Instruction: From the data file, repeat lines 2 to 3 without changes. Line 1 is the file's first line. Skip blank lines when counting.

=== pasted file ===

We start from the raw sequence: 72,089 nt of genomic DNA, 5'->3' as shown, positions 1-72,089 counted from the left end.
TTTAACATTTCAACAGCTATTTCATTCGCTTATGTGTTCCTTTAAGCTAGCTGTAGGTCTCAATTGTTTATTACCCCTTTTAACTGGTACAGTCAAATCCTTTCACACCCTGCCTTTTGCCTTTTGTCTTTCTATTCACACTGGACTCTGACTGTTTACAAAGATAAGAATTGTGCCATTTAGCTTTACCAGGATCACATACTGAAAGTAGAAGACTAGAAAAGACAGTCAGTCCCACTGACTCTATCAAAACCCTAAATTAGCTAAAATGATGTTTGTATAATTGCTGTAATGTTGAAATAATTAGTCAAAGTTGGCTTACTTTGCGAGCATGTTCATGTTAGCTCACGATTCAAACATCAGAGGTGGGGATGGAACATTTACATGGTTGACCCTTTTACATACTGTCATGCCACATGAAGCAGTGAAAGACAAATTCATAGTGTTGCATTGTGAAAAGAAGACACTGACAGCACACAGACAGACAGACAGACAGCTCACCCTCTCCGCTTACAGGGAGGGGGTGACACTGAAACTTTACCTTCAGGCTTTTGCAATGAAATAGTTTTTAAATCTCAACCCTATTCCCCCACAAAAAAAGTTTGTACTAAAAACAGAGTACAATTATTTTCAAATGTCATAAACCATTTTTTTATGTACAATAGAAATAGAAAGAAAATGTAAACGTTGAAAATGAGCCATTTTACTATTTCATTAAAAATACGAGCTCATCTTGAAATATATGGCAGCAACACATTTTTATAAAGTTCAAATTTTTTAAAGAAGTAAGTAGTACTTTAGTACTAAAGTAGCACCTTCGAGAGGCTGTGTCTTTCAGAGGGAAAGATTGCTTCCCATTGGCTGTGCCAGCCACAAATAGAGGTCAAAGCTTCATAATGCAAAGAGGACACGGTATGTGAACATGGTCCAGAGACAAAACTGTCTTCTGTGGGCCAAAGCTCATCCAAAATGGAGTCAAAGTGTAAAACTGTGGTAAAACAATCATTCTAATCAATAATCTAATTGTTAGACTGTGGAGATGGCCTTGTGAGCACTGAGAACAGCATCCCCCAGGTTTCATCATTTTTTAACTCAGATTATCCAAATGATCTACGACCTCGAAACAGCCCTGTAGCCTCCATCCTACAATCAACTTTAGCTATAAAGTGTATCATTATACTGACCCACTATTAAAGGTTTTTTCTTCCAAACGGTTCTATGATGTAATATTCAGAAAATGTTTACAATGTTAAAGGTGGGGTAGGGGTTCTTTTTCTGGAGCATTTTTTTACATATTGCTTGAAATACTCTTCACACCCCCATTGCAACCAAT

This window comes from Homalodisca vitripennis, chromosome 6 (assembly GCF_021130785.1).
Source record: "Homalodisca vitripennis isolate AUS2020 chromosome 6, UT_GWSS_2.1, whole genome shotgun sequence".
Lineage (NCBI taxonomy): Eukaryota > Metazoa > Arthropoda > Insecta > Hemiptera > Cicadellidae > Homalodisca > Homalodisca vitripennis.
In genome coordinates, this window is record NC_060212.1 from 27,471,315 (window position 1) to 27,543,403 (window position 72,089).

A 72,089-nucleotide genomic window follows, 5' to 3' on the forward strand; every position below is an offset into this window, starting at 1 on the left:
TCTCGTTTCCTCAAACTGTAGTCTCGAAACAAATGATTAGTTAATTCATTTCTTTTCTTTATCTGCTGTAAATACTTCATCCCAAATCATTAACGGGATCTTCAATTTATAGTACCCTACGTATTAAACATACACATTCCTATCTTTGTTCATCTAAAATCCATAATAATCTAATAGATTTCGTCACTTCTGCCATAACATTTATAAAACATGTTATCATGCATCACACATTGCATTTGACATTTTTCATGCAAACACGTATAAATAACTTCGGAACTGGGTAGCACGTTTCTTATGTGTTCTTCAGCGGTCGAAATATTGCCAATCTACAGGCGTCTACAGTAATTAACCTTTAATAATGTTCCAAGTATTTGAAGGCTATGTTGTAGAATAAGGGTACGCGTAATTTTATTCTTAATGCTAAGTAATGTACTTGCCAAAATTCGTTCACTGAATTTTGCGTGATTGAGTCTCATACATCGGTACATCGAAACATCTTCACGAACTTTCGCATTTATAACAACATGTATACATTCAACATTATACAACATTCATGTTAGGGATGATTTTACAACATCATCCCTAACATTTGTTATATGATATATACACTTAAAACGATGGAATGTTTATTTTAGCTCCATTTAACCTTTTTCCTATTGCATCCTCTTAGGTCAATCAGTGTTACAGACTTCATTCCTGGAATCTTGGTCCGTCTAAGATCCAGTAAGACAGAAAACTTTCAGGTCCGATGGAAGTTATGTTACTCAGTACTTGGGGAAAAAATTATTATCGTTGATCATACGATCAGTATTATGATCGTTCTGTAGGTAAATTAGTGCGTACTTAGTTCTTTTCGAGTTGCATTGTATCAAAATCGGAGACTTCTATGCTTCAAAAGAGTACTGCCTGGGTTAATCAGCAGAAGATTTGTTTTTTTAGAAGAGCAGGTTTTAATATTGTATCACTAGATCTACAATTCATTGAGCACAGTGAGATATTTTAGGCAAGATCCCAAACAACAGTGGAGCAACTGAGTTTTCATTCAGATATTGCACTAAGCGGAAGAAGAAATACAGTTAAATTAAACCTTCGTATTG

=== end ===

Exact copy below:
TTTAACATTTCAACAGCTATTTCATTCGCTTATGTGTTCCTTTAAGCTAGCTGTAGGTCTCAATTGTTTATTACCCCTTTTAACTGGTACAGTCAAATCCTTTCACACCCTGCCTTTTGCCTTTTGTCTTTCTATTCACACTGGACTCTGACTGTTTACAAAGATAAGAATTGTGCCATTTAGCTTTACCAGGATCACATACTGAAAGTAGAAGACTAGAAAAGACAGTCAGTCCCACTGACTCTATCAAAACCCTAAATTAGCTAAAATGATGTTTGTATAATTGCTGTAATGTTGAAATAATTAGTCAAAGTTGGCTTACTTTGCGAGCATGTTCATGTTAGCTCACGATTCAAACATCAGAGGTGGGGATGGAACATTTACATGGTTGACCCTTTTACATACTGTCATGCCACATGAAGCAGTGAAAGACAAATTCATAGTGTTGCATTGTGAAAAGAAGACACTGACAGCACACAGACAGACAGACAGACAGCTCACCCTCTCCGCTTACAGGGAGGGGGTGACACTGAAACTTTACCTTCAGGCTTTTGCAATGAAATAGTTTTTAAATCTCAACCCTATTCCCCCACAAAAAAAGTTTGTACTAAAAACAGAGTACAATTATTTTCAAATGTCATAAACCATTTTTTTATGTACAATAGAAATAGAAAGAAAATGTAAACGTTGAAAATGAGCCATTTTACTATTTCATTAAAAATACGAGCTCATCTTGAAATATATGGCAGCAACACATTTTTATAAAGTTCAAATTTTTTAAAGAAGTAAGTAGTACTTTAGTACTAAAGTAGCACCTTCGAGAGGCTGTGTCTTTCAGAGGGAAAGATTGCTTCCCATTGGCTGTGCCAGCCACAAATAGAGGTCAAAGCTTCATAATGCAAAGAGGACACGGTATGTGAACATGGTCCAGAGACAAAACTGTCTTCTGTGGGCCAAAGCTCATCCAAAATGGAGTCAAAGTGTAAAACTGTGGTAAAACAATCATTCTAATCAATAATCTAATTGTTAGACTGTGGAGATGGCCTTGTGAGCACTGAGAACAGCATCCCCCAGGTTTCATCATTTTTTAACTCAGATTATCCAAATGATCTACGACCTCGAAACAGCCCTGTAGCCTCCATCCTACAATCAACTTTAGCTATAAAGTGTATCATTATACTGACCCACTATTAAAGGTTTTTTCTTCCAAACGGTTCTATGATGTAATATTCAGAAAATGTTTACAATGTTAAAGGTGGGGTAGGGGTTCTTTTTCTGGAGCATTTTTTTACATATTGCTTGAAATACTCTTCACACCCCCATTGCAACCAAT

This window comes from Homalodisca vitripennis, chromosome 6 (assembly GCF_021130785.1).